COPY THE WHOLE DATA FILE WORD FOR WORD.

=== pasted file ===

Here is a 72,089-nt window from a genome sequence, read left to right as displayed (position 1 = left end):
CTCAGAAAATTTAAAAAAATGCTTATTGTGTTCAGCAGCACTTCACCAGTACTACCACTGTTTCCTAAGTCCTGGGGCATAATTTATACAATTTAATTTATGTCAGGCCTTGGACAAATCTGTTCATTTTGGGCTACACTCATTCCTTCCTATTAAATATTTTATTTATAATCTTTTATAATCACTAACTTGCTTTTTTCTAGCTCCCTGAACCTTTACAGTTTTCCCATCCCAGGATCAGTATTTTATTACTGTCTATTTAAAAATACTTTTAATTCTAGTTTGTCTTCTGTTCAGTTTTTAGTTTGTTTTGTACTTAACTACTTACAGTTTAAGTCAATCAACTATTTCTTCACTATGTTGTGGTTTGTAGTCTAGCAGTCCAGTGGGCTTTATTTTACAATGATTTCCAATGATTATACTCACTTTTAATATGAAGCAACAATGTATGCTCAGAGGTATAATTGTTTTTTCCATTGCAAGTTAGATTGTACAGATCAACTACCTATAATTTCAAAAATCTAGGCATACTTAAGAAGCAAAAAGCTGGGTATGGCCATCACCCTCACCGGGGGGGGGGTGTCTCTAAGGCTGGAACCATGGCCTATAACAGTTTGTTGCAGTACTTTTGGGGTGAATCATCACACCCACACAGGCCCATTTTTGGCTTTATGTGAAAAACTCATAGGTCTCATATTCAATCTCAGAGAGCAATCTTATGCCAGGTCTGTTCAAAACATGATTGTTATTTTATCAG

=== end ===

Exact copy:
Here is a 72,089-nt window from a genome sequence, read left to right as displayed (position 1 = left end):
CTCAGAAAATTTAAAAAAATGCTTATTGTGTTCAGCAGCACTTCACCAGTACTACCACTGTTTCCTAAGTCCTGGGGCATAATTTATACAATTTAATTTATGTCAGGCCTTGGACAAATCTGTTCATTTTGGGCTACACTCATTCCTTCCTATTAAATATTTTATTTATAATCTTTTATAATCACTAACTTGCTTTTTTCTAGCTCCCTGAACCTTTACAGTTTTCCCATCCCAGGATCAGTATTTTATTACTGTCTATTTAAAAATACTTTTAATTCTAGTTTGTCTTCTGTTCAGTTTTTAGTTTGTTTTGTACTTAACTACTTACAGTTTAAGTCAATCAACTATTTCTTCACTATGTTGTGGTTTGTAGTCTAGCAGTCCAGTGGGCTTTATTTTACAATGATTTCCAATGATTATACTCACTTTTAATATGAAGCAACAATGTATGCTCAGAGGTATAATTGTTTTTTCCATTGCAAGTTAGATTGTACAGATCAACTACCTATAATTTCAAAAATCTAGGCATACTTAAGAAGCAAAAAGCTGGGTATGGCCATCACCCTCACCGGGGGGGGGGTGTCTCTAAGGCTGGAACCATGGCCTATAACAGTTTGTTGCAGTACTTTTGGGGTGAATCATCACACCCACACAGGCCCATTTTTGGCTTTATGTGAAAAACTCATAGGTCTCATATTCAATCTCAGAGAGCAATCTTATGCCAGGTCTGTTCAAAACATGATTGTTATTTTATCAG